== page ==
Tech Update



Camera Gauge Monitors Auto-Adjusting Spring Manufacturing

Saturday, February 1, 2014

Newcomb camera gaugeNewcomb Spring Corp., Decatur, GA, has developed a camera gauge setup that provides precise, image-based length measurements, with data recording and reportable order details. The system measures compression springs during manufacture, capturing and saving a digital image of each part and recording part dimensions. If part measurements approach maximum tolerance levels, software automatically triggers an adjustment in connected wire-coiling machinery, causing the equipment to recalibrate and comply more closely to nominal specifications. Upon order completion, a report and digital record is available for download. With its high-speed, automated operations, the Newcomb Camera System allows the company to efficiently produce precise compression springs and to provide a complete production report, accounting for all parts manufactured.

Says Don Jacobson, Newcomb Spring chairman: “The system lets us compare parts to on-screen data, confirming that the springs are being manufactured within allowable tolerances. And, it allows us to export a full report of the order details. Customers have asked for more accountability, as their designs and part applications become more complex. We can download a report showing every spring formed, and part-length data for each part.”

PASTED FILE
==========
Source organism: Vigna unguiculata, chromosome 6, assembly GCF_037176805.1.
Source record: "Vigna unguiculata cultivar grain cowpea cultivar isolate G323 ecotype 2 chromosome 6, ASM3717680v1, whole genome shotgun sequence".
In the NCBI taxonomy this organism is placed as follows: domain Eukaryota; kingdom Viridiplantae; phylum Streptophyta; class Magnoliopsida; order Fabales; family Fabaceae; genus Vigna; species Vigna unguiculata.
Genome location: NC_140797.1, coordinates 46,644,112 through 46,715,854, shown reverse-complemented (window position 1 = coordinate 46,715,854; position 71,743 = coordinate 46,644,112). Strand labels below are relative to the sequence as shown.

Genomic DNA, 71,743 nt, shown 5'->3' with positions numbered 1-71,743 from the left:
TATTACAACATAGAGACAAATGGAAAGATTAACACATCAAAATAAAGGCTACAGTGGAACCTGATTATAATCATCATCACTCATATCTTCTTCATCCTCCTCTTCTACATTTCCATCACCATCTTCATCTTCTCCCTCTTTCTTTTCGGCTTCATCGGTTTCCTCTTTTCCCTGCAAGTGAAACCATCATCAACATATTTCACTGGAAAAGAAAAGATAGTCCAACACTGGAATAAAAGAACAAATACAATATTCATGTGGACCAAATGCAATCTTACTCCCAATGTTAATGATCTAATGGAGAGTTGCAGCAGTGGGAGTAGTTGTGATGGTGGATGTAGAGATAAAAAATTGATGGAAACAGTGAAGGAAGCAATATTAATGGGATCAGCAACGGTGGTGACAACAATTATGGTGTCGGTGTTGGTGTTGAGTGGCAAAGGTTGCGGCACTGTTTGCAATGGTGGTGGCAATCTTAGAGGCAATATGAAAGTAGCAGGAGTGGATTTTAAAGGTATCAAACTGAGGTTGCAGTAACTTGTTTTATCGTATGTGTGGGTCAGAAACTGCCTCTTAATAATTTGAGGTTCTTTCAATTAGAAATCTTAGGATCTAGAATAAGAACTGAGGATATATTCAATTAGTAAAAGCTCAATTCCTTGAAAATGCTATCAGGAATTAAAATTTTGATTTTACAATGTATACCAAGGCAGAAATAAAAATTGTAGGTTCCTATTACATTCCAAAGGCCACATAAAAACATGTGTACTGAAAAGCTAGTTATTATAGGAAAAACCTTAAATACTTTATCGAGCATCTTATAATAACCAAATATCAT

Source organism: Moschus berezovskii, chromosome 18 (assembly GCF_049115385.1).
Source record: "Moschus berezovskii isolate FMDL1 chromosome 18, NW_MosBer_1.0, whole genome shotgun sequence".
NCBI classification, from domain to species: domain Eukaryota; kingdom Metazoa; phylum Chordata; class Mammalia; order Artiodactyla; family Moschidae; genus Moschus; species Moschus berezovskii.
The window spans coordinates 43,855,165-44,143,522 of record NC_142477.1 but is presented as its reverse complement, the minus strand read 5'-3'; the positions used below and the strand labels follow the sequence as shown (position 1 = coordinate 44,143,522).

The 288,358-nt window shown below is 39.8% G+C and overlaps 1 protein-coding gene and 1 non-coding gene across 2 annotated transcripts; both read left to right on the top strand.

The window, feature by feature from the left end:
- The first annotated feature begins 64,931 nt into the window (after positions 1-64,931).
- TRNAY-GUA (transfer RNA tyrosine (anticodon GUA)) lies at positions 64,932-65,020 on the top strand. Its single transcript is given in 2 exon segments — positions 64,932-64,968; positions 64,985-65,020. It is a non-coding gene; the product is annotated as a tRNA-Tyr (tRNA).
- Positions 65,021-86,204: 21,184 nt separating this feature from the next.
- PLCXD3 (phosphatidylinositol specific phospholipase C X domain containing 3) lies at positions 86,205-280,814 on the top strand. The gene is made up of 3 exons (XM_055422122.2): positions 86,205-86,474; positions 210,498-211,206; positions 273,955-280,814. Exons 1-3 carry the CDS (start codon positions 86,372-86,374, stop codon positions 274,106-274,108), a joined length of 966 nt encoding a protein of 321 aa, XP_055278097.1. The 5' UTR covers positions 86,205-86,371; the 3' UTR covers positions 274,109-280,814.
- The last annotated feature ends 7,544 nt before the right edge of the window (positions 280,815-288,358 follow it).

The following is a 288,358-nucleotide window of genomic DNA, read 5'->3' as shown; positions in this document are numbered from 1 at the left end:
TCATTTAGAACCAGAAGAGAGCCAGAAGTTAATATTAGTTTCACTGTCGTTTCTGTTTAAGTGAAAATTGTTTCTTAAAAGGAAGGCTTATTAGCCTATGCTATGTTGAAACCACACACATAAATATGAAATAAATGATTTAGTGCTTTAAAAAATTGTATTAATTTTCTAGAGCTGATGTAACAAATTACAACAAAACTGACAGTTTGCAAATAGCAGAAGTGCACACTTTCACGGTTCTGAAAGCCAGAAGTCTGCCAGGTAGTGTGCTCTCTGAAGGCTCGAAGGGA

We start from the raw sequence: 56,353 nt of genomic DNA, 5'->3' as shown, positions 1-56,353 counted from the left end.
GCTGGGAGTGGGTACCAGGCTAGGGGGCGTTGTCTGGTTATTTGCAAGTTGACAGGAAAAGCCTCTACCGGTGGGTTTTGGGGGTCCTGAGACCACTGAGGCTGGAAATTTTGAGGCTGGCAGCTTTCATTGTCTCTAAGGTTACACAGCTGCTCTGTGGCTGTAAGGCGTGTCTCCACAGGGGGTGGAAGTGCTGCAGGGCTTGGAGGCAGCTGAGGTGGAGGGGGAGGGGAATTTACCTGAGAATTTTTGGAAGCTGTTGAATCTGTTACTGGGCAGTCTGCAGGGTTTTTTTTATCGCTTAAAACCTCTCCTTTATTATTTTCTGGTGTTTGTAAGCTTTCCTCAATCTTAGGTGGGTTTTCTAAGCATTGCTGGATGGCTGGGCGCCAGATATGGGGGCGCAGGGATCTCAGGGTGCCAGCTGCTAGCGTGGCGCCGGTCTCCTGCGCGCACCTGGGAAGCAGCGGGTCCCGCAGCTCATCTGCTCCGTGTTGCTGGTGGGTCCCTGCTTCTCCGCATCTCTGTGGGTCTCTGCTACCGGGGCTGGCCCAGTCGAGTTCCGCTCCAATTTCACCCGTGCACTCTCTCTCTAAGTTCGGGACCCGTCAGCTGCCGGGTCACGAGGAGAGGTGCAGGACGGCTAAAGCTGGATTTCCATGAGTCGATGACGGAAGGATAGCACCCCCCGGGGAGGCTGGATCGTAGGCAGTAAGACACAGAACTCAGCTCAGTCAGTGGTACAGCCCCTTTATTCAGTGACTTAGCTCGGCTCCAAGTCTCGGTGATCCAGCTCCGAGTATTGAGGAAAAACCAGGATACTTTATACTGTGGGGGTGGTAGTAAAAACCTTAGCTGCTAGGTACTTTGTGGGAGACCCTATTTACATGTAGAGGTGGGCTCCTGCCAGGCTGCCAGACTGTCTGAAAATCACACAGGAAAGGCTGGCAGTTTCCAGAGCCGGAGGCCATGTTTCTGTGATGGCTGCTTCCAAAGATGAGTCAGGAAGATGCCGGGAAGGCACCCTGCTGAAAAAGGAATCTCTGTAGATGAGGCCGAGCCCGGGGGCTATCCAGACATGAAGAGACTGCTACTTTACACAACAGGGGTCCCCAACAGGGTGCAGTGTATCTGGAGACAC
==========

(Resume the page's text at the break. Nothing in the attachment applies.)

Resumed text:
With a high-resolution 10X macro camera lens, the system compares dimensional image data to a preset tolerance range and rejects parts falling outside of that range, sorting them into holding bins. At the end of the run, Newcomb operators count rejected parts and compare the count to the system’s report, confirming all data is correct.

Newcomb Spring Corp.: 770/981-1770;


See also: Newcomb Spring of Atlanta, Inc.

Related Enterprise Zones: Sensing/Electronics

Reader Comments

Posted by: BiobioMn on 7/17/2015 9:18:15 PM - URL:
We were impressed by how quickly the monitor and the camera start up when the car is turned on and shifted into reverse, especially for a $100 piece of tech. The image is very clear (even at a 3-inch screen size), and the camera performs well in both high- and low-light situations.


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